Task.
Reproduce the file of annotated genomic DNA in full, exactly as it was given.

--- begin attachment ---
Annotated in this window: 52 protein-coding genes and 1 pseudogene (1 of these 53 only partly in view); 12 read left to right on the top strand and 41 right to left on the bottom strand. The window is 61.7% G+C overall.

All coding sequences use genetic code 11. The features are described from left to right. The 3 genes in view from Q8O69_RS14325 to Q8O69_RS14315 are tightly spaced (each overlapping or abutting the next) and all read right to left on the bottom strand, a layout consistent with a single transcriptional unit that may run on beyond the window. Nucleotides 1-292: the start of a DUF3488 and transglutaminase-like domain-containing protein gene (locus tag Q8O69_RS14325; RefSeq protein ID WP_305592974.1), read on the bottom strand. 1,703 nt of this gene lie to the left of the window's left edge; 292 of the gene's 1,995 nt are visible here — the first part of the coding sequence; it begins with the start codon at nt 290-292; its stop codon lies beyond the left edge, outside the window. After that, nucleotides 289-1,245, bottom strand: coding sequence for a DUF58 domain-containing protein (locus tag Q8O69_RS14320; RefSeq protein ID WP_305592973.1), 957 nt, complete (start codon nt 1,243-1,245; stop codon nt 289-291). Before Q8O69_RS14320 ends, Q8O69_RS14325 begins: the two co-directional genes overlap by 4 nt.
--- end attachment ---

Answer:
Annotated in this window: 52 protein-coding genes and 1 pseudogene (1 of these 53 only partly in view); 12 read left to right on the top strand and 41 right to left on the bottom strand. The window is 61.7% G+C overall.

All coding sequences use genetic code 11. The features are described from left to right. The 3 genes in view from Q8O69_RS14325 to Q8O69_RS14315 are tightly spaced (each overlapping or abutting the next) and all read right to left on the bottom strand, a layout consistent with a single transcriptional unit that may run on beyond the window. Nucleotides 1-292: the start of a DUF3488 and transglutaminase-like domain-containing protein gene (locus tag Q8O69_RS14325; RefSeq protein ID WP_305592974.1), read on the bottom strand. 1,703 nt of this gene lie to the left of the window's left edge; 292 of the gene's 1,995 nt are visible here — the first part of the coding sequence; it begins with the start codon at nt 290-292; its stop codon lies beyond the left edge, outside the window. After that, nucleotides 289-1,245, bottom strand: coding sequence for a DUF58 domain-containing protein (locus tag Q8O69_RS14320; RefSeq protein ID WP_305592973.1), 957 nt, complete (start codon nt 1,243-1,245; stop codon nt 289-291). Before Q8O69_RS14320 ends, Q8O69_RS14325 begins: the two co-directional genes overlap by 4 nt.